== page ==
Last week, cooking legend Delia Smith made some rather bold claims in the Radio Times; suggesting that people can't cook anymore and that TV shows such as MasterChef are intimidating, rather than inspirational. As an amateur home cook, food lover and cookery show watcher, I beg to differ - and here's why:
Delia said: "You can't just open a book, go into a kitchen; you've got to have some lessons". Cooking is a skill and, to some extent, I agree that lessons can be beneficial in developing new skills. However at its heart, cooking is all about discovery and exploration; it involves experimenting with different ingredients, smashing things and adding heat. And how can that be taught in such a way that conveys the excitement that comes with mastering a soufflé for the very first time, or matching two different ingredients to develop a mouth-watering new dish?
Granted, you need a little kitchen confidence to get started with those culinary discoveries - and perhaps basic cookery lessons are the right way to go about that for some people. However, cooking is not for robots; some of the very best dishes I've tasted have been made so delicious because of the chef's personality that was injected into them.
Equally, there are tons of kitchen gadgets out there that need to be mastered to make kitchen life easier and I concede that lessons are fantastic for that. In fact, my local Steamer Trading Cookshop hosts regular demonstrations and events to help customers master culinary technology, the latest being a 'chopping techniques' workshop that demonstrated how to use Wüsthof knives to their full potential. It's funny then, that Delia also claimed that 'kitchen equipment shops are in decline' - Steamer Trading is an independent, family-run chain that will be opening its 30th branch in Glasgow this summer, such is the demand for quality kitchen equipment in the UK!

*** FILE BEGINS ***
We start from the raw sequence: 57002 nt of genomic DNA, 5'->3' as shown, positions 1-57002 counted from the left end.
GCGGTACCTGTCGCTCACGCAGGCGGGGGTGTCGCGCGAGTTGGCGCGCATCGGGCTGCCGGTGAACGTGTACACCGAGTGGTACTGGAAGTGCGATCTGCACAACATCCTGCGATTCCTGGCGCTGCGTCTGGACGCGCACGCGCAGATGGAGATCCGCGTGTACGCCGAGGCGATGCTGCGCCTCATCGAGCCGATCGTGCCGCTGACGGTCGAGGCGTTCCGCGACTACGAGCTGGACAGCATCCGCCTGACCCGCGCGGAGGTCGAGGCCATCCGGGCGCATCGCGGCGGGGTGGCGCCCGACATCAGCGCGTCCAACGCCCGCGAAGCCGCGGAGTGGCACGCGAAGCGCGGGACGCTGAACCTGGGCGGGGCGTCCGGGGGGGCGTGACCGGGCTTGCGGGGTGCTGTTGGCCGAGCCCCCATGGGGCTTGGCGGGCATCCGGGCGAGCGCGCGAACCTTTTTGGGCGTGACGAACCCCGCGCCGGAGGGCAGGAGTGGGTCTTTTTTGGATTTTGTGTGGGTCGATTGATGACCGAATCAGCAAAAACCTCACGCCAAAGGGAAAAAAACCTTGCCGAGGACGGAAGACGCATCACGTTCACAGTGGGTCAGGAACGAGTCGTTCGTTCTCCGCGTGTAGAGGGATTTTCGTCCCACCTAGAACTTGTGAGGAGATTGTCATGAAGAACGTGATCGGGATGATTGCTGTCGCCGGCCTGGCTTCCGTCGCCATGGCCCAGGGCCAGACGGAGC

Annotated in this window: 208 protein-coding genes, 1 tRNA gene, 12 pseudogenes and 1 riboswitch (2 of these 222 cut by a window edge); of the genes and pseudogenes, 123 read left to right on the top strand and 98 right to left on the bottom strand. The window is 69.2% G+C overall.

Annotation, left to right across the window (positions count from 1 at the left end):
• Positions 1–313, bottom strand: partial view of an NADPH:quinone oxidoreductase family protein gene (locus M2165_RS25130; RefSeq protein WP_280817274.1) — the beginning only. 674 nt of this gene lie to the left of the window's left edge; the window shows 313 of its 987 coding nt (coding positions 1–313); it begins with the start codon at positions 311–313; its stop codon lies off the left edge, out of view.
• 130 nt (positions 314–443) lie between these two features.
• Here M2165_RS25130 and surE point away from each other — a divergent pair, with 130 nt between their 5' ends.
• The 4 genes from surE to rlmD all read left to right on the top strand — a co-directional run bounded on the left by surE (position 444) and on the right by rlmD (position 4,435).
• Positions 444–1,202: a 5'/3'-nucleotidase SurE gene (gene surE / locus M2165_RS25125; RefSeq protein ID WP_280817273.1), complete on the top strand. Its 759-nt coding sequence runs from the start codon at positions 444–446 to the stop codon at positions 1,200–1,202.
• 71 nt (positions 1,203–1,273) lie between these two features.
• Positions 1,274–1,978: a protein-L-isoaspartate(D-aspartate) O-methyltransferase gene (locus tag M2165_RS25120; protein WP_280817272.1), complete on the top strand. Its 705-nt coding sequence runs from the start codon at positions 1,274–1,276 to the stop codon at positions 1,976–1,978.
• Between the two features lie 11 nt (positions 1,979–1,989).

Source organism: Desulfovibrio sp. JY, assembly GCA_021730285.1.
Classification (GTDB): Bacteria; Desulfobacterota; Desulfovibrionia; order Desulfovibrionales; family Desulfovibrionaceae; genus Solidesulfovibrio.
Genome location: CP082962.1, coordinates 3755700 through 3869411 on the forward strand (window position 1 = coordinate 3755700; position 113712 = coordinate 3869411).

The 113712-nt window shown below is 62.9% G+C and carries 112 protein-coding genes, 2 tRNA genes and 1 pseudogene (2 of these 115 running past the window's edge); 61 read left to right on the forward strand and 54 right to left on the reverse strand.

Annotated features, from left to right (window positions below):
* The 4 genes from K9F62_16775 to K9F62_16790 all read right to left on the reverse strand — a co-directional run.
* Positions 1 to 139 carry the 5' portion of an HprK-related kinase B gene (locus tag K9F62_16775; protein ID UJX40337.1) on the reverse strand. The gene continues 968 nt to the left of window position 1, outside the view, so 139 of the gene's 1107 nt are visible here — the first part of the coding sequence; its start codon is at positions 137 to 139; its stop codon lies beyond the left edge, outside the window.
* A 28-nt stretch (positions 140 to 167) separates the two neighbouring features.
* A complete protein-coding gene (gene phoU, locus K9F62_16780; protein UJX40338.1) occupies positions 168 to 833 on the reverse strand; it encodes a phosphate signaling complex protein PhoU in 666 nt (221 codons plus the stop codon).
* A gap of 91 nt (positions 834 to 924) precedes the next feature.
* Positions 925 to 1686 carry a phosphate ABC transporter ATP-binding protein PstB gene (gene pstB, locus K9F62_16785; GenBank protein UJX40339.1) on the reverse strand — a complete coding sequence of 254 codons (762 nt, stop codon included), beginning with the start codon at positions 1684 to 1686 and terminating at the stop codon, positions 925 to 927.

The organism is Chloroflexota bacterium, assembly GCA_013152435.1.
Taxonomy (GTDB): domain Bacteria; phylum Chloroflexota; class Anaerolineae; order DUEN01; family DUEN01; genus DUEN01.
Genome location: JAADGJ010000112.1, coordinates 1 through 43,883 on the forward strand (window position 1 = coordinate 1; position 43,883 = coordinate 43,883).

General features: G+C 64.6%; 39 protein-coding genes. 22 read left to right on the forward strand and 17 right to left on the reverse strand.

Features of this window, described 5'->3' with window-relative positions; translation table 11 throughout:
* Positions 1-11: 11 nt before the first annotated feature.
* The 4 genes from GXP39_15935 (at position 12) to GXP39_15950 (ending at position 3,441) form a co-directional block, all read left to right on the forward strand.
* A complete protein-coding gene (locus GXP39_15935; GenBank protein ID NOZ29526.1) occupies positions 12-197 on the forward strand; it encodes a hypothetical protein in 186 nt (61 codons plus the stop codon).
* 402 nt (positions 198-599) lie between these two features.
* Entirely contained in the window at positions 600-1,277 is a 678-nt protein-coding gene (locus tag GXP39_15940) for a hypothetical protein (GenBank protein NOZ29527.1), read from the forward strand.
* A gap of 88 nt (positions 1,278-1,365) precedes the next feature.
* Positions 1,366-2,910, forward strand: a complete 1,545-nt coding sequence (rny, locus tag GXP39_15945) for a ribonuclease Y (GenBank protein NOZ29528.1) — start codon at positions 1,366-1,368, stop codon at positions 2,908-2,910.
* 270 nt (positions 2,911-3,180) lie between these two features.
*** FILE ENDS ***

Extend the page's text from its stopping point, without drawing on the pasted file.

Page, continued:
Delia also said: "People are afraid to cook". It's probably fair to say that if you asked me to whip up a gourmet feast in half an hour, I might be just a little terrified. But that's where expectations come in; thankfully, no one I regularly dine with would ever expect me to create something as tricky as a beef wellington. I stick to dishes that I'm comfortable with; homemade curries and pasta sauces, which are delicious but less fear-inducing.
Of course I'd never make it onto a show as challenging as Masterchef but, even then, how can Delia say that such shows instil fear rather than inspiration? I might play it safe in the kitchen, but that's not to say that I don't like a little experiment - just from watching the latest series, I've learnt about skordalia (that's a Greek version of garlic mash, if you were wondering) and I fully intend to have a go at making it soon! Equally, the pigeon wellington that John Torode whipped up would have once made me grimace, but it looked so delicious on the show that next time I see pigeon on a restaurant menu I'm going to order it.
I love MasterChef, I love food and I love cooking. In fact, I believe that John Torode and Greg Wallace (love them or hate them) do a pretty good job of inspiring Brits to experiment in the kitchen and restaurants, and give us the confidence to do so. Delia got it all wrong!Suggest a correction